You can download this workout as a PDF as well if you like, to keep it on hand while you’re on the go, or just print it out to have a physical version to mark up for each week you’re working at it.
Here we return to the same people who developed the four-week program that was first on the list. Interestingly, this is a much more subdued workout plan. Rather than attempting to build extreme mass by putting on ten pounds in four weeks, this program pushes you to build a “mere” four pounds in twelve weeks. It’s almost a reversal of what the previous program asks for.
While we say “subdued”, we don’t mean it’s easy, by any means. This program is an advanced program meant to gain mass and push past plateaus with sustained effort over three straight months of work. In fact, they say that to even start, you should have at most 14% body fat and at minimum 18 months of training experience under your belt. It’s an intense workout, and you’ll see why if you visit the site.
Like their other program, they don’t focus too much on diet and supplements beyond making sure you have the right macros, you’re eating clean, and you’re not eating far too much or too little to bulk up. They have advice and formulas to help, but it’s not a strict diet plan.
One thing we like about this plan is that it starts with some math. If you’re an advanced athlete, you want to take the time to math out what your body needs. Where are you, what are your goals, and how can you use this plan to achieve them? They have advice and formulas to help guide you to this information.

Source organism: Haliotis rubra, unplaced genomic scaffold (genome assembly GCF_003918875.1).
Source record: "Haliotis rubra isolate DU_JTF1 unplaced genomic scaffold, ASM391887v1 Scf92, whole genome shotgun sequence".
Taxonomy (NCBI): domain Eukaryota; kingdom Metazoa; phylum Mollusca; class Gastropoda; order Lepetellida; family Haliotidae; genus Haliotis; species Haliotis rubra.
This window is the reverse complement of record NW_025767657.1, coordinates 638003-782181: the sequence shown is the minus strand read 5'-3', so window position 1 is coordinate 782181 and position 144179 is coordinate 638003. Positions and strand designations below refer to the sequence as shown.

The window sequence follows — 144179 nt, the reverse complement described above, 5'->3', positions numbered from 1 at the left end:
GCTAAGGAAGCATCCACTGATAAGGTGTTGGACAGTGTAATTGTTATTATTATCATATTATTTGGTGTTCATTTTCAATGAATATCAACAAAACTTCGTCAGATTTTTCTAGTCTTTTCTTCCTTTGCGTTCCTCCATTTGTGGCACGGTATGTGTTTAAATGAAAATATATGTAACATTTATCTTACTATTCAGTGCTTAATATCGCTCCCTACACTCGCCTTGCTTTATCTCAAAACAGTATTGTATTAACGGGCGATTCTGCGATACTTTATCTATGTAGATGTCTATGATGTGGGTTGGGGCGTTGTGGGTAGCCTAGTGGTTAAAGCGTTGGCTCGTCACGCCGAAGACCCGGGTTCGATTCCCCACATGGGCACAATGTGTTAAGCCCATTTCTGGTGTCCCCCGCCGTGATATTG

This is a direct PDF link to a massive ebook. We don’t necessarily endorse this entire book, but it does contain a program for twelve weeks of working out, four times per week, with a lot of detail.
This book is great because it’s long, detailed, and offers a ton of information, perspective, and assistance to help you with the program. The goal of the program isn’t even pure muscle growth, but a combination of toning and growth alongside some weight loss.
We’ve included it primarily to illustrate that there’s a very, very wide range of different kinds of workouts out there, and all of them can work in the right situations. You’re not limited to intense bodybuilding programs, or to fitness regimens, or to composites you make yourself. Somewhere, there’s going to be a program that’s right for you.
So all of this goes to answer one real question: how long does it take to put on muscle?
In the short term, you can build some muscle mass in as little as two weeks, though you aren’t likely to see massive gains without a bunch of auxiliary work. For more reasonable goals, you should set your expectations around three months of work, and go from there. Regardless, though, the combination of diet, exercise, rest, and persistence is the key.